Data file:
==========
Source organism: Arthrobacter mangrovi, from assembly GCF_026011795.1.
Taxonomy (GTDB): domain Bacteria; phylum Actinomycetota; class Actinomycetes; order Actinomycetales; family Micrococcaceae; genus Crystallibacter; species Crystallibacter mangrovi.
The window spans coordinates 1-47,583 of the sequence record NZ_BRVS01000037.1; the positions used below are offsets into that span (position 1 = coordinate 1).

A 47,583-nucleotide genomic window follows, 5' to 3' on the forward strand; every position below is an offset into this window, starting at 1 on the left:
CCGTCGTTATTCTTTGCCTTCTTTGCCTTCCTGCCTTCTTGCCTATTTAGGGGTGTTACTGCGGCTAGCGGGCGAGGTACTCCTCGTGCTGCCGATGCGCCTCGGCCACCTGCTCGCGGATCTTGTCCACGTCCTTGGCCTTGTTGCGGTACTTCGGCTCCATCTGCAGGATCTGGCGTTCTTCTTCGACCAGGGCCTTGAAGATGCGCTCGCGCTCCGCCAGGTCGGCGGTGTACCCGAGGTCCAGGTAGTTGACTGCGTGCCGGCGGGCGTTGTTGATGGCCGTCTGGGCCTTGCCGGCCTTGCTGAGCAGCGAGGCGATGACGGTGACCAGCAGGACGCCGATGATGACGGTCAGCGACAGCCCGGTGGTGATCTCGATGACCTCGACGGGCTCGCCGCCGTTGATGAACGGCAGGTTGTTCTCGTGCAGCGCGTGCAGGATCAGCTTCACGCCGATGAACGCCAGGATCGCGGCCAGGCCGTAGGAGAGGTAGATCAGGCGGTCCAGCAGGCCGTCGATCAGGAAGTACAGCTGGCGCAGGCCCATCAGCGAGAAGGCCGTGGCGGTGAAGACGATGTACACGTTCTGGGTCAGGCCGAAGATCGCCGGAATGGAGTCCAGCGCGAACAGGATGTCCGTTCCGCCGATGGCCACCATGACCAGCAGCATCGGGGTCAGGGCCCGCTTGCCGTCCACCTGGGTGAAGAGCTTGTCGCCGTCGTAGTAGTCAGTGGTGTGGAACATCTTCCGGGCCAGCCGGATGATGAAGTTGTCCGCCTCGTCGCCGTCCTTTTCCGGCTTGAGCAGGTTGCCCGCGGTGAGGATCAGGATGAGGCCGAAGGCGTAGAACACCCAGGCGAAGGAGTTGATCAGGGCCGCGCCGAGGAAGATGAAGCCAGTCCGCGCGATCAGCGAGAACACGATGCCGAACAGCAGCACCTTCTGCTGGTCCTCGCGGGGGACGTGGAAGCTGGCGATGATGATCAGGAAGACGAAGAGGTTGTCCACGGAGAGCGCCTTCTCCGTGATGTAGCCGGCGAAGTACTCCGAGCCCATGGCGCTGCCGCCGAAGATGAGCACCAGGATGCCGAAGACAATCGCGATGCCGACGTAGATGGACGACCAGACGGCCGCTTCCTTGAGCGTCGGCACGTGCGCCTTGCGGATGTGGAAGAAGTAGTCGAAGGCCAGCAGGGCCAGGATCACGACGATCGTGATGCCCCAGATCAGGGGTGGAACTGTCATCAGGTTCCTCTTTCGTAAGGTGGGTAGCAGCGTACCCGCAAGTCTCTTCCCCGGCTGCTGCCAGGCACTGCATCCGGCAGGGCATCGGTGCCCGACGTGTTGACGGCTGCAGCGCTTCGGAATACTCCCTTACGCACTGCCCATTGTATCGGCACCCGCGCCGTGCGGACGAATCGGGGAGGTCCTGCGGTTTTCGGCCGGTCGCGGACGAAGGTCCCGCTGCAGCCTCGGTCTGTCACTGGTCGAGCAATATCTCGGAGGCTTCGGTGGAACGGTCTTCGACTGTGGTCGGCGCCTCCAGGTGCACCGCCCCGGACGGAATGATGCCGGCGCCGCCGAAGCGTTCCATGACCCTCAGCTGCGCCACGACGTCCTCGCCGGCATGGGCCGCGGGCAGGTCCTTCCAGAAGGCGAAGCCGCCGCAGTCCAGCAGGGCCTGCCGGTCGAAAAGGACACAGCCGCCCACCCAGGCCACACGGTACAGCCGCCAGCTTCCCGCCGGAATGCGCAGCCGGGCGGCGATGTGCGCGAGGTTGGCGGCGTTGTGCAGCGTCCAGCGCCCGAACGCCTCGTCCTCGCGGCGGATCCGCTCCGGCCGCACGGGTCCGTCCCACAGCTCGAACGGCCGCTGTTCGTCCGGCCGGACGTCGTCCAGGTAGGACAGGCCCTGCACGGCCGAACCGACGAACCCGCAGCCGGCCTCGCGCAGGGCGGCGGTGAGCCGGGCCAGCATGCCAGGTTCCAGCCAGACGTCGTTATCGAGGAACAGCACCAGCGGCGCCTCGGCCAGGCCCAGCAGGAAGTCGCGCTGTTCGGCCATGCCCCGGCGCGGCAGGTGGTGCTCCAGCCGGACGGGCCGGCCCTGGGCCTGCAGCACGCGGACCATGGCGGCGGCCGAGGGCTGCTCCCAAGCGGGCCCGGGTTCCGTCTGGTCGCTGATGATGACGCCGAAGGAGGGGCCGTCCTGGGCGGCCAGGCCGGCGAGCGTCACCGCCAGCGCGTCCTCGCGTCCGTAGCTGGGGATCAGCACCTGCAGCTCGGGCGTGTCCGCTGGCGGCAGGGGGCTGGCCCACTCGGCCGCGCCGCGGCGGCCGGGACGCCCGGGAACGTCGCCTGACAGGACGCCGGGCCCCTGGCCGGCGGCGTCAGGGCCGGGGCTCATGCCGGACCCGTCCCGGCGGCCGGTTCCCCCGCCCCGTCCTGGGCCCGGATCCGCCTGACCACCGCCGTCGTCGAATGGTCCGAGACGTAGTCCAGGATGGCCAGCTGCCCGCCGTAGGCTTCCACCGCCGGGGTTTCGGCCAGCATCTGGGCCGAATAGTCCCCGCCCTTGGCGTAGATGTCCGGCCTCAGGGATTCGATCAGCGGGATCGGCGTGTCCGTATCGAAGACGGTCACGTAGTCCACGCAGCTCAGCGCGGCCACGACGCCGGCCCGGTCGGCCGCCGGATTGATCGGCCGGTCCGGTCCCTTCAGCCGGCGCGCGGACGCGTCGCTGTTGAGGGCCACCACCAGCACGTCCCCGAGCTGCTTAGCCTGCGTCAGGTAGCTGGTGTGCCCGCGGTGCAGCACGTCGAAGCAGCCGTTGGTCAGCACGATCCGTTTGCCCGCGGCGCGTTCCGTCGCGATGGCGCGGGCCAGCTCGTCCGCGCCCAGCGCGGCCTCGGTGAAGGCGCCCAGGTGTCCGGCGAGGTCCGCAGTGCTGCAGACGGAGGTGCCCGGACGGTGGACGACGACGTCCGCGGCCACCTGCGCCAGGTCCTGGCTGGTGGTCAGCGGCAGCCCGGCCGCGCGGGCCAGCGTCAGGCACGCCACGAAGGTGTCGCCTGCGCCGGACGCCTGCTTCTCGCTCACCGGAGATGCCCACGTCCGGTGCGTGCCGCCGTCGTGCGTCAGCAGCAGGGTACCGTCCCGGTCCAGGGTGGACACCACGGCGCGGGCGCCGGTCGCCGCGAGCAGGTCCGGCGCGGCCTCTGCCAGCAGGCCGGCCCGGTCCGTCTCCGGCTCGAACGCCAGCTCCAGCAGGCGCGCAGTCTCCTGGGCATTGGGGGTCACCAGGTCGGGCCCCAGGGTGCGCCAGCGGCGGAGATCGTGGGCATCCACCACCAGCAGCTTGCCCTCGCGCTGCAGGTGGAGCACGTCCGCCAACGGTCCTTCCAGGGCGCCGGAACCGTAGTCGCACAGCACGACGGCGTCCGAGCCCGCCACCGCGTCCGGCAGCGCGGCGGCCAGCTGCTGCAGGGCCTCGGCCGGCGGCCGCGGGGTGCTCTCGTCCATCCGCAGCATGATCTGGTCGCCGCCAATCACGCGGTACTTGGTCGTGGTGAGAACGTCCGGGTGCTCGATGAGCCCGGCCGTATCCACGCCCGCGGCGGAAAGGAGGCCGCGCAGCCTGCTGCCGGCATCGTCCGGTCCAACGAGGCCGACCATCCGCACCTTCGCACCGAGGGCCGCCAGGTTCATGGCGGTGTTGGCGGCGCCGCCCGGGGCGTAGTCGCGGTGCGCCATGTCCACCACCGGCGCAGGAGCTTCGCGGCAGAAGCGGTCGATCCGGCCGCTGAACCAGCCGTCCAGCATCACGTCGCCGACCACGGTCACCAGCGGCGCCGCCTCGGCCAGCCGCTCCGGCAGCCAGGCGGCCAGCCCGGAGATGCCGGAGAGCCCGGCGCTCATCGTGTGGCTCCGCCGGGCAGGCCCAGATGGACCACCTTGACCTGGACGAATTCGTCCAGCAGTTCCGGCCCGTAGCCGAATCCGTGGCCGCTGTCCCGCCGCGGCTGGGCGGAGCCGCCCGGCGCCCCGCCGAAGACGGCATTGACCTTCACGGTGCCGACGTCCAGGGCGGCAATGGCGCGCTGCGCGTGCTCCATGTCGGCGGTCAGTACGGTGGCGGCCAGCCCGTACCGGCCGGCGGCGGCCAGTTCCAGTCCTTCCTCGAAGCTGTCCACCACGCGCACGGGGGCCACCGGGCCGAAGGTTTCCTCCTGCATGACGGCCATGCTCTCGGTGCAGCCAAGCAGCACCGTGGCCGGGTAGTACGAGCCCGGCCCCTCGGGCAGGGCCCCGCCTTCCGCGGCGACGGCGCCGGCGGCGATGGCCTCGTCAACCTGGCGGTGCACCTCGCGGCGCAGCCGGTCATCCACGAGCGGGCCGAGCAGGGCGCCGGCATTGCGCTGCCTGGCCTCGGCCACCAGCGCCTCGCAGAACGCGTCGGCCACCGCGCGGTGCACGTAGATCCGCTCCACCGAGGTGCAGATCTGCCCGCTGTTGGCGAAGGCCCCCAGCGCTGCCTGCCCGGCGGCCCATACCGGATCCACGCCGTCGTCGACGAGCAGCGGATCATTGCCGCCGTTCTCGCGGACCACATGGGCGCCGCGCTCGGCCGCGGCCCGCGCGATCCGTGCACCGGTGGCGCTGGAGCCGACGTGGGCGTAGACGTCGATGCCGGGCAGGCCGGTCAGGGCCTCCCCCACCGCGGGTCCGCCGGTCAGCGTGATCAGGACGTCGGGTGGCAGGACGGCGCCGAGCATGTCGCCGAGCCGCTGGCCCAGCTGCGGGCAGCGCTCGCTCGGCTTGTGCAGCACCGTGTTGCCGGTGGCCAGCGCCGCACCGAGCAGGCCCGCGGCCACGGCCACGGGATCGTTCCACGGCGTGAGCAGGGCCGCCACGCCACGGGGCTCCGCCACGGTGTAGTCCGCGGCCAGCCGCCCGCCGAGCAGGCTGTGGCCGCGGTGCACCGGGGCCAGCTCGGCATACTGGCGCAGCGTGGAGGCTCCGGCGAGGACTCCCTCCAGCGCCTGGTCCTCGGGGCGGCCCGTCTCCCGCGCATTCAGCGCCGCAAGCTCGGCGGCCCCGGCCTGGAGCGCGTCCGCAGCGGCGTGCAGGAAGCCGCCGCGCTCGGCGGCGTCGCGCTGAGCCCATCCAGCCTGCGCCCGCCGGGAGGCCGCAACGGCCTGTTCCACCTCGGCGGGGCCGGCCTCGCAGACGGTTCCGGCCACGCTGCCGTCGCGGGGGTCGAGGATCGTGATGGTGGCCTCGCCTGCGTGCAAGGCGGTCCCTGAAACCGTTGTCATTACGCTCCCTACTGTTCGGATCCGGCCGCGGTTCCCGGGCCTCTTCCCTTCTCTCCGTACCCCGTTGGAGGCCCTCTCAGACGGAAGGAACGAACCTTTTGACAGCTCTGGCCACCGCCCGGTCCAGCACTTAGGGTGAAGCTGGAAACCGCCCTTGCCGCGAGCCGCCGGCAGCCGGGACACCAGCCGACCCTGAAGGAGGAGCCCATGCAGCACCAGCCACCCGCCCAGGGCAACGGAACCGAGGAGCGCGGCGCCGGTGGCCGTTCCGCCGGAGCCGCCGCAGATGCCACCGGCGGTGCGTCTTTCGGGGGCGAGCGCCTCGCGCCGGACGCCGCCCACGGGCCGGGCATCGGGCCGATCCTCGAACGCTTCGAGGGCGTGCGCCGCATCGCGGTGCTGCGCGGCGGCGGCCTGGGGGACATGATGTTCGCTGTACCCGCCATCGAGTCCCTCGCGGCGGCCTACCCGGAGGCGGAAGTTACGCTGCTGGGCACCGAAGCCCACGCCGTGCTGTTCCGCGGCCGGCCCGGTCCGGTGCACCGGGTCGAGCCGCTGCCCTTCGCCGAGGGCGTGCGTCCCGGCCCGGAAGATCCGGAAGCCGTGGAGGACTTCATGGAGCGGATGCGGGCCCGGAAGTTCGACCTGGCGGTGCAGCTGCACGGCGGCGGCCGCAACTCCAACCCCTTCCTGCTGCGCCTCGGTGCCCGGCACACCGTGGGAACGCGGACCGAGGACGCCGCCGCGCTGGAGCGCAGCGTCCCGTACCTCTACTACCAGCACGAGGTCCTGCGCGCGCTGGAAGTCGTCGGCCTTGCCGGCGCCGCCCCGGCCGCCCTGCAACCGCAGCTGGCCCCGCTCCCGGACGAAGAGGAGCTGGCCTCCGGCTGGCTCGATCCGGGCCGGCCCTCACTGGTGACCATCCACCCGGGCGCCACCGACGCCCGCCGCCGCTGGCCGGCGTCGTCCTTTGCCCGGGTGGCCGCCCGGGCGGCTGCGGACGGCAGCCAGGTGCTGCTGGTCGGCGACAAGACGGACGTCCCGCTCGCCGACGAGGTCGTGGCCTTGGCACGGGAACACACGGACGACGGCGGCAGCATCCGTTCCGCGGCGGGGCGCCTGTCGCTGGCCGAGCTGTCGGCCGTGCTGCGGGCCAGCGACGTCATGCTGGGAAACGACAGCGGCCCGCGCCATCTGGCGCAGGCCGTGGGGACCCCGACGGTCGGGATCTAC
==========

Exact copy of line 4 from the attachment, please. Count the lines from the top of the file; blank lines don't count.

A 47,583-nucleotide genomic window follows, 5' to 3' on the forward strand; every position below is an offset into this window, starting at 1 on the left: